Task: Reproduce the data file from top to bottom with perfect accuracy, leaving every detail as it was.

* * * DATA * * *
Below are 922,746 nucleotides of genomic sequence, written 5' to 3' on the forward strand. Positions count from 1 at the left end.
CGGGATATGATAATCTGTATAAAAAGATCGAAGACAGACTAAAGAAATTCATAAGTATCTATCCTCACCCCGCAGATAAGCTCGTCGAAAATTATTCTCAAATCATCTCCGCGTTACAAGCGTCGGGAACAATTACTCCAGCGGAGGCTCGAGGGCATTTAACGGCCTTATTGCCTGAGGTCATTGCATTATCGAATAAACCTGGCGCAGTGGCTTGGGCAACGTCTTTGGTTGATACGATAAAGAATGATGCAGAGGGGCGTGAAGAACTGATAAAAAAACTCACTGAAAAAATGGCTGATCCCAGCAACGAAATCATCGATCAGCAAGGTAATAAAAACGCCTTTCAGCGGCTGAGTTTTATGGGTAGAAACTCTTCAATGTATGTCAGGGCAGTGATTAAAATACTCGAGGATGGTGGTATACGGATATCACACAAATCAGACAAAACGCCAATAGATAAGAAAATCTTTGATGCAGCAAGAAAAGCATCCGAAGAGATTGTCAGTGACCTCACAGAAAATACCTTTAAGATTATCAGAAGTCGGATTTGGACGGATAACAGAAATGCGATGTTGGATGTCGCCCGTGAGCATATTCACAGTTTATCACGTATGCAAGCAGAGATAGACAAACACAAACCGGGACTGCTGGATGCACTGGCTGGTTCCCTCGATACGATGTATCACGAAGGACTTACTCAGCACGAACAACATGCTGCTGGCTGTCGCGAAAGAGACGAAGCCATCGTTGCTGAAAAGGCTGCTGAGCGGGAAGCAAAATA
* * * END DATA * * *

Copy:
Below are 922,746 nucleotides of genomic sequence, written 5' to 3' on the forward strand. Positions count from 1 at the left end.
CGGGATATGATAATCTGTATAAAAAGATCGAAGACAGACTAAAGAAATTCATAAGTATCTATCCTCACCCCGCAGATAAGCTCGTCGAAAATTATTCTCAAATCATCTCCGCGTTACAAGCGTCGGGAACAATTACTCCAGCGGAGGCTCGAGGGCATTTAACGGCCTTATTGCCTGAGGTCATTGCATTATCGAATAAACCTGGCGCAGTGGCTTGGGCAACGTCTTTGGTTGATACGATAAAGAATGATGCAGAGGGGCGTGAAGAACTGATAAAAAAACTCACTGAAAAAATGGCTGATCCCAGCAACGAAATCATCGATCAGCAAGGTAATAAAAACGCCTTTCAGCGGCTGAGTTTTATGGGTAGAAACTCTTCAATGTATGTCAGGGCAGTGATTAAAATACTCGAGGATGGTGGTATACGGATATCACACAAATCAGACAAAACGCCAATAGATAAGAAAATCTTTGATGCAGCAAGAAAAGCATCCGAAGAGATTGTCAGTGACCTCACAGAAAATACCTTTAAGATTATCAGAAGTCGGATTTGGACGGATAACAGAAATGCGATGTTGGATGTCGCCCGTGAGCATATTCACAGTTTATCACGTATGCAAGCAGAGATAGACAAACACAAACCGGGACTGCTGGATGCACTGGCTGGTTCCCTCGATACGATGTATCACGAAGGACTTACTCAGCACGAACAACATGCTGCTGGCTGTCGCGAAAGAGACGAAGCCATCGTTGCTGAAAAGGCTGCTGAGCGGGAAGCAAAATA